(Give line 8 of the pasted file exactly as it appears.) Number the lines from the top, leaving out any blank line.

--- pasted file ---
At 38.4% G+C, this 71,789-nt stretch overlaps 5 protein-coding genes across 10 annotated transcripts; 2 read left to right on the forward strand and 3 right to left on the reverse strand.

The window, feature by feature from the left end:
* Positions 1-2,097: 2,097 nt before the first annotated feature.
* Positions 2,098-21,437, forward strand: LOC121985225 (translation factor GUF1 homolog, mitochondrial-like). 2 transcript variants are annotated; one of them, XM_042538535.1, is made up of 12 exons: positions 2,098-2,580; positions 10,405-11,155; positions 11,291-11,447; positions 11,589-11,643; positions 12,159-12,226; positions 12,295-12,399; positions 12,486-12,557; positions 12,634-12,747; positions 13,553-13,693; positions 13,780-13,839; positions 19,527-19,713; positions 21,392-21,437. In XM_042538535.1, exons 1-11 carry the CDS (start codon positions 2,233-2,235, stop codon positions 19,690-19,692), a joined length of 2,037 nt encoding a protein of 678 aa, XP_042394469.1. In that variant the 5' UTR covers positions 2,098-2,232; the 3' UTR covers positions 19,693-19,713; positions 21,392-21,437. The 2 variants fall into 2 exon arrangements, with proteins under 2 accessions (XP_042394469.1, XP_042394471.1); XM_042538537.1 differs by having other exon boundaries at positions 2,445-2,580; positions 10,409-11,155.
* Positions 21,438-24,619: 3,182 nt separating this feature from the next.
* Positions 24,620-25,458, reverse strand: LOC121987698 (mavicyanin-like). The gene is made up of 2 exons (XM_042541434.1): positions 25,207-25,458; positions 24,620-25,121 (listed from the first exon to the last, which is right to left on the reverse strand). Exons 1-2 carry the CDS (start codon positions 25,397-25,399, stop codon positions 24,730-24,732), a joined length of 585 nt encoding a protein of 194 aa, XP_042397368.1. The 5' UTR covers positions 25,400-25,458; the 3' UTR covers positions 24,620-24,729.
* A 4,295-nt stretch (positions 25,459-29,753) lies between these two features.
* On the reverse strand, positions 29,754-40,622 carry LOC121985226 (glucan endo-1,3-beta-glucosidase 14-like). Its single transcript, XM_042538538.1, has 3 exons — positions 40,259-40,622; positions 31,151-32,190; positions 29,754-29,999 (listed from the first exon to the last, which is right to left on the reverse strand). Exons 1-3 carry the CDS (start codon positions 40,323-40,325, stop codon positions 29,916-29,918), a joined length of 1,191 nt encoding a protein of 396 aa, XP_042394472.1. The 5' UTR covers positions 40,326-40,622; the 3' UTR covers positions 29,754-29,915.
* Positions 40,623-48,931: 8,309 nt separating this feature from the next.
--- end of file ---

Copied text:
* On the reverse strand, positions 29,754-40,622 carry LOC121985226 (glucan endo-1,3-beta-glucosidase 14-like). Its single transcript, XM_042538538.1, has 3 exons — positions 40,259-40,622; positions 31,151-32,190; positions 29,754-29,999 (listed from the first exon to the last, which is right to left on the reverse strand). Exons 1-3 carry the CDS (start codon positions 40,323-40,325, stop codon positions 29,916-29,918), a joined length of 1,191 nt encoding a protein of 396 aa, XP_042394472.1. The 5' UTR covers positions 40,326-40,622; the 3' UTR covers positions 29,754-29,915.